One thing I came to find during these travels that I did not expect to learn is the value that cloth diapers have played thus far in my son's time earthside.
You see, we started our cloth venture primarily for three reasons:
1) Money. The amount that would be needlessly spent on plastic throw-aways is monumental compared to the investment we made on our pocket diaper stash.
2) Cuteness Factor. Is there anything more adorable than a chubby little baby running around in a soft colored diape?!
3) Tree Huggerness. My husband and I (more so myself - although maybe he'd say the same) have a hard time not recycling anything and everything that can be recycled, so the thought of throwing away mountains of chemical-laden, feces-filled plastics each year to just sit and sit and sit and sit and clog up the earth just a bit more... I'm not sure I'd be able to stomach it.
So for those reasons, we procured our little stash of Blueberrys, Wonderoos and Dilley Dallys and happily EC/cloth diapered our way through the months, never giving much thought to how friendly this method also was to our son's sensitive bum.
I've heard the horror stories from parents of plastic-clad kids - the awful chemical rashes that seem to spring up overnight. The blistering bums. The rash filled genitals. The nonstop painful crying when nothing is working to heal a baby's ultra sensitive skin - because a disposable is a disposable is a disposable. They are all filled with much the same toxic thing, even those that make an attempt to be a little more 'green.'
Reuters recently wrote about P&G facing a backlash from parents who find their infants with chemical burns and rashes due to plastic diaper technology. But could it really happen as quickly as everyone says it does?
One member of the Facebook page, Pampers bring back the old Cruisers/Swaddlers, submitted pictures after wearing a Pampers' diaper on her knee for 90 minutes:
But still, I never thought it would happen to my little diaper-free/cloth-diapered babe. Until we started this trip. We packed some of our cloth stash and planned to use them at various locations where wash machines would be available. However, as time crunches were made and our adventures got rolling, it seemed easier to suck up my environmental concerns and plastic up my little guy.
Still not thinking much of it, except for the $9 I did not really wish to spend on garbage (that is where they are headed, right?), I was slightly surprised to find after just 2 changes my son had redness on his inner thighs and bum area where the diaper sat. I pulled out our trusty Calmoseptine (which I'd recommend to anyone, for just about anything) and we slathered it on.
Day two - my son brought me the Calmoseptine from the bathroom counter in our hotel room. Never had he done this before. He wanted me to put some on him. Yikes. He went diaper free the rest of the day during the hours we could manage to do so (slightly more challenging away from home).
Day three - and still no easy access wash facilities - I slathered on the Calmoseptine which had done wonders the day before, went diaper free as much as possible, and reluctantly placed another disposable on his skin during the hours it was necessary.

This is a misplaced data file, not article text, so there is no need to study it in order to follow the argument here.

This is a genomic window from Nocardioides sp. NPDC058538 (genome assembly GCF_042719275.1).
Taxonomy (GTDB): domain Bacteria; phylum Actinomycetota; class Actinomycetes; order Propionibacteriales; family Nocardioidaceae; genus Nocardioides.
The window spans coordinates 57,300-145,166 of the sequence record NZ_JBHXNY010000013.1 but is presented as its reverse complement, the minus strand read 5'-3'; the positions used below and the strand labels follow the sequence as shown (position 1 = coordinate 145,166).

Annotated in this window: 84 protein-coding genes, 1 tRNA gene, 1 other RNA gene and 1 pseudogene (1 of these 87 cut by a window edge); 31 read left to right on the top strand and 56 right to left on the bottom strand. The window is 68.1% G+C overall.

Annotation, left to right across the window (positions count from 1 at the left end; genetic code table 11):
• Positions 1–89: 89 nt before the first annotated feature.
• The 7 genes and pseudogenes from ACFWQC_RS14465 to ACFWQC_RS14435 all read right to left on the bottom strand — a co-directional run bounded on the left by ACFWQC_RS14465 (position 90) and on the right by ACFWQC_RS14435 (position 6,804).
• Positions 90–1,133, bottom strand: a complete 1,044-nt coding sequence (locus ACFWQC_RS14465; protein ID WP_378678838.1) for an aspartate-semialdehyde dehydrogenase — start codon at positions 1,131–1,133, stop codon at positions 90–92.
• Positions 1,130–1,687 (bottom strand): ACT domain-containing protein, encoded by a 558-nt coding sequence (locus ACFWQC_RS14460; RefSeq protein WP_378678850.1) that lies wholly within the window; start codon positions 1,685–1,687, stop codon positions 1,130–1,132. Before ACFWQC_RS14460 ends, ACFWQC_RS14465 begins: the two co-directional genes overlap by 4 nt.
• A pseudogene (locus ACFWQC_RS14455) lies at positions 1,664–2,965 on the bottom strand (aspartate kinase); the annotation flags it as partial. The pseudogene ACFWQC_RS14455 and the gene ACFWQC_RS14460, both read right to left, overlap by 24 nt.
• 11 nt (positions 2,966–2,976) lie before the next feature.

Day four - more of the same, still red. But we'd be in a new location soon.
Day five - His sensitive little areas were redder than I'd ever seen them before. My poor baby. Could 'nice' disposable diapers really do this much damage in this short amount of time? How does any baby handle it? My son signed to me that he 'hurt' down there - something he has never before experienced. I was surprised (again). And rather appalled. We got out the cloth diapers (and he lit up to see them), slathered on some more Calmoseptine, and made our way to our next destination - with laundry facilities.
We only had enough of our cloth stash with us for 2 days worth, but we made it work. My son never 'hurt down there' again. And I now have a reason #4 for doing a mix of EC and cloth diapering - the health and 'happiness' of my baby's skin and his comfort.
I'm fairly certain I will never look at plastic chemical diapers the same way.
MAY 2011 UPDATE:
Pampers Diapers are now being changed after thousands of babies have been reported as getting blisters from the "Dry Max" diapers formula. According to a Procter & Gamble representative, thousands of parents have complained to U.S. and Canadian safety commissions about rashes, sores, and chemical blisters on their youngsters after using the "Dry Max" diapers.
As a result, P&G has said they have lost many customers over the past year, and all the while the price for disposable diapers is increasing. Pampers and Huggies manufacturers have both made statements about their expectations that parents will be willing to spend more on a more "quality" diaper. "The task has become tougher as parents look to save money in the face of rising food and gasoline costs, and as a slower U.S. birthrate puts pressure on the diaper category," says one P&G rep.
An idea? You may want to put your money into a reusable, re-sellable, non-chemical investment instead and get some good cloth diapers. Tips on making the switch to cloth, and ideas for selecting what is best for your family can be found in the related articles at the bottom of Diaper Days: Our Cloth Stash.